Generative AI (Chat-GPT & Others)

Generative AI refers to a type of artificial intelligence technology that is designed to create new and original content, such as images, text, music, or other forms of data, by learning patterns and characteristics from existing examples. It can mimic and produce outputs that resemble human-made creations. Here's a video that explains Generative AI.


Generative AI capabilities are constantly improving. Below are just some of the things that Generative AI engines can assist with:

  • Natural language understanding and generation
  • Answering questions
  • Language translation
  • Summarize and synthesize information
  • Computer programming help
  • Mathematics and calculations
  • Conversational partner
  • Creative writing
  • Image, video, and music generation


  • Some generative AI tools struggle to consistently incorporate legitimate research into text. Although certain tools may generate text accompanied by a reference list, the references often deviate from the generated content or consist of fabricated citations that blend factual publication details from various origins. More advanced iterations, such as GPT-4, exhibit enhanced proficiency in seamlessly integrating research materials.
  • Inability to provide timely responses or address inquiries pertaining to recent events. ChatGPT's training dataset extends up until 2021, and ongoing efforts are in place to enhance its database.
  • Potential to generate responses that could be inaccurate, excessively simplified, unsophisticated, or influenced by bias when presented with questions or prompts.
  • Generative AI may not always be entirely accurate and can potentially produce false or misleading information. Its responses are generated based on patterns in the data it was trained on and may not reflect the most up-to-date or reliable information. Users should exercise caution and critical thinking when interpreting and relying on its output, especially when seeking factual or authoritative information. Cross-referencing and verifying information from trusted sources remains essential to ensure accuracy and reliability.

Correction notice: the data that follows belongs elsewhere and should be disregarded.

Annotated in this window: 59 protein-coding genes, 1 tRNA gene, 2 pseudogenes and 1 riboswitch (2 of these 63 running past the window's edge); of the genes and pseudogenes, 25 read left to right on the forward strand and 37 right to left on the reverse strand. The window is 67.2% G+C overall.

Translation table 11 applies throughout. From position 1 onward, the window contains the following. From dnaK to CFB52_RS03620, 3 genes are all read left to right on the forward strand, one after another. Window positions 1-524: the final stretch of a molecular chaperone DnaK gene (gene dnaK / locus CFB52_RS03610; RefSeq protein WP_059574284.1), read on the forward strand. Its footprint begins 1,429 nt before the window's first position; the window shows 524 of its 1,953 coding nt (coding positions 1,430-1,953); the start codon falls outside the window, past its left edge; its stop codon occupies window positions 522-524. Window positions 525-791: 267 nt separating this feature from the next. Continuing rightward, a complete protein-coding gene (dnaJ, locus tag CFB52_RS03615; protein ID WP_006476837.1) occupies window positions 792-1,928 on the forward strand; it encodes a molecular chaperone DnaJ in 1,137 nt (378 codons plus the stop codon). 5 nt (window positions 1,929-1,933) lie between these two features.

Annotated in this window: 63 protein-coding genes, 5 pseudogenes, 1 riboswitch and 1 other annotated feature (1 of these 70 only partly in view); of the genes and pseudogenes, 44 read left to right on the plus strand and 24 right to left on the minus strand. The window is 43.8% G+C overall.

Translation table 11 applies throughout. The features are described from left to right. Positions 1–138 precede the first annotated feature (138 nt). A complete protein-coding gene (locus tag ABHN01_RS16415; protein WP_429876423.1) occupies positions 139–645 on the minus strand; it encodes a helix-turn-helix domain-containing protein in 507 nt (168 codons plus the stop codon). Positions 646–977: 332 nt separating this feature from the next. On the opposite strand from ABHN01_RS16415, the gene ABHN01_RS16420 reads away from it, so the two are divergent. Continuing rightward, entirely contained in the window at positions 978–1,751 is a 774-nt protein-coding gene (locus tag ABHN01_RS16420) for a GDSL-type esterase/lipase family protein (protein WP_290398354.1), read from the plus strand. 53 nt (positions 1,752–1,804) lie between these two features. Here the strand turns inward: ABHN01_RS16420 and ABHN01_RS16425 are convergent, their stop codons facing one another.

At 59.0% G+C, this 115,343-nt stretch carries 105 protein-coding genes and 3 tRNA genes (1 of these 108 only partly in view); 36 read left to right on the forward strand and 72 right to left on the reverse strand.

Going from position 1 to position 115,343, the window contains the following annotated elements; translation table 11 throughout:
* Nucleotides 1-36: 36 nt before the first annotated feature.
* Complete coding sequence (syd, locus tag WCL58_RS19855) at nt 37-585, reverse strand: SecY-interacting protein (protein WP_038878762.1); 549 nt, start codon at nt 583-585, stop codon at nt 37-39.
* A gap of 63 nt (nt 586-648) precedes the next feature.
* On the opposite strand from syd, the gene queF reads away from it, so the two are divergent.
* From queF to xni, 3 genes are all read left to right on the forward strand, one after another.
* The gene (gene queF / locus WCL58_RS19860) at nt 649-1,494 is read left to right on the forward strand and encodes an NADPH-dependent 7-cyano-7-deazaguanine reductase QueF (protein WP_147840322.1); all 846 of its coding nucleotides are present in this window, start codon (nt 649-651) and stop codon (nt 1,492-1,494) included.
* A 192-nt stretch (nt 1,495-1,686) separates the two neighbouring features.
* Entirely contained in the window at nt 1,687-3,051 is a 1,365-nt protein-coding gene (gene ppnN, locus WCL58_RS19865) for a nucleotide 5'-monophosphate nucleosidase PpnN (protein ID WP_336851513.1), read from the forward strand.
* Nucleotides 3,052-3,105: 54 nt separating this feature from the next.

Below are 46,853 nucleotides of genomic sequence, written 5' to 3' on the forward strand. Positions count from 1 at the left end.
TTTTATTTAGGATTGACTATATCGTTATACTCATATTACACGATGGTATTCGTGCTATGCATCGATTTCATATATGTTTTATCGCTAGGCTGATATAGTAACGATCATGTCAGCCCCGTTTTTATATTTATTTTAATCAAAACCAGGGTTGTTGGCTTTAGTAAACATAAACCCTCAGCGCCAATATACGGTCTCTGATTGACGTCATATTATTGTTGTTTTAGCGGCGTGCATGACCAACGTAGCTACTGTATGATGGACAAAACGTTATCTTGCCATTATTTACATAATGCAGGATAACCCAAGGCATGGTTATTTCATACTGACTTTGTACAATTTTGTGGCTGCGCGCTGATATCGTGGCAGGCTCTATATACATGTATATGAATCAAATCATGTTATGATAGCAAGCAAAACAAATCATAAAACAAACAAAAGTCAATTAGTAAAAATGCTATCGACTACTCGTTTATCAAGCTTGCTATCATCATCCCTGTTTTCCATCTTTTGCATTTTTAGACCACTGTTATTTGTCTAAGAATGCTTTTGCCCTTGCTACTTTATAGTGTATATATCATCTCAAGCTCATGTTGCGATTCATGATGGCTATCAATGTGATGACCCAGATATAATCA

Educational Uses

  • Research Assistant
  • Language learning
  • Writing support
  • Concept clarification
  • Creative writing workshops
  • Coding and programming assistance
  • Simulation and role playing
  • Ethical and philosophical dialogue
  • Historical and cultural conversations
  • Business and Marketing scenarios

AI and Privacy

ChatGPT and other Generative AI tools may share personal information collected from the user with third parties, including vendors. They may also use the information provided to train the system which may then include personal information. Talk to your students about responsible use of the systems that does not include personal information and encourage them to read the Terms of Agreement and the Privacy Policy prior to signing up for any tool. 


A wide variety of tools that claim to recognize AI generated text have appeared. While their accuracy is constantly evolving significant challenges remain and many of the tools have a high rate of false positives. While the accuracy of the systems can improve, there are also concerns that Generative AI tools will continue to adapt to evade detection. Care should be taken to avoid viewing them as complete solutions. As such, the Office of Online Learning will not support or endorse any of the products currently available. We will continue to monitor the available tools and will update the campus as changes occur.

Academic Integrity

  • In your syllabus, inform students whether they are allowed to use Generative AI programs in your class and if yes how and for what purposes.
  • Talk to your students about academic integrity and why it matters.
  • Encourage students to verify that the content generated by the model is a genuine reflection of their knowledge and understanding. Teach students to critically evaluate the information provided by Generative AI.
  • If you plan on allowing Generative AI use in the classroom, here is some information on how to cite it appropriately: APA guidance; other citation formats.
  • If possible, reduce the number of high stakes summative assessments and include more frequent, low stakes, more formative assessments.
  • If possible, create assignments that are harder to complete with AI (e.g., personal reflections or assignments that include more recent events that are not in the AI database).
  • If teaching in person, consider flipping the class where students read materials and view lectures at home and then apply, demonstrate, and perform in class.

Additional Resources